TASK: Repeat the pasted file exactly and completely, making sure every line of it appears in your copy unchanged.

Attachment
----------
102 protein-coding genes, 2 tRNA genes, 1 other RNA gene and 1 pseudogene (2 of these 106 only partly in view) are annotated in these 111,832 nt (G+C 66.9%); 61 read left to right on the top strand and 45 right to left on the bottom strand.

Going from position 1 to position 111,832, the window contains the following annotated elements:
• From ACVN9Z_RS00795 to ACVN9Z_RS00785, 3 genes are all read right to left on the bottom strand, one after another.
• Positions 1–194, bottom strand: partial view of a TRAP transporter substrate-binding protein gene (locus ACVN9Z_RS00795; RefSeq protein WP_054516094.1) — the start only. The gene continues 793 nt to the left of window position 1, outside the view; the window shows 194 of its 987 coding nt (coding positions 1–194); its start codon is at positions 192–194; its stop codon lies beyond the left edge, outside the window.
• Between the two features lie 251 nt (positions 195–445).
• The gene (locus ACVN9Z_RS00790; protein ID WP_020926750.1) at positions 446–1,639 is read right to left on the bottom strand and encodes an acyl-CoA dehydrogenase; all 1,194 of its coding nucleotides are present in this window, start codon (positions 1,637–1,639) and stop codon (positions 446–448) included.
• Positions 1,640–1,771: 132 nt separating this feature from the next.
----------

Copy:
102 protein-coding genes, 2 tRNA genes, 1 other RNA gene and 1 pseudogene (2 of these 106 only partly in view) are annotated in these 111,832 nt (G+C 66.9%); 61 read left to right on the top strand and 45 right to left on the bottom strand.

Going from position 1 to position 111,832, the window contains the following annotated elements:
• From ACVN9Z_RS00795 to ACVN9Z_RS00785, 3 genes are all read right to left on the bottom strand, one after another.
• Positions 1–194, bottom strand: partial view of a TRAP transporter substrate-binding protein gene (locus ACVN9Z_RS00795; RefSeq protein WP_054516094.1) — the start only. The gene continues 793 nt to the left of window position 1, outside the view; the window shows 194 of its 987 coding nt (coding positions 1–194); its start codon is at positions 192–194; its stop codon lies beyond the left edge, outside the window.
• Between the two features lie 251 nt (positions 195–445).
• The gene (locus ACVN9Z_RS00790; protein ID WP_020926750.1) at positions 446–1,639 is read right to left on the bottom strand and encodes an acyl-CoA dehydrogenase; all 1,194 of its coding nucleotides are present in this window, start codon (positions 1,637–1,639) and stop codon (positions 446–448) included.
• Positions 1,640–1,771: 132 nt separating this feature from the next.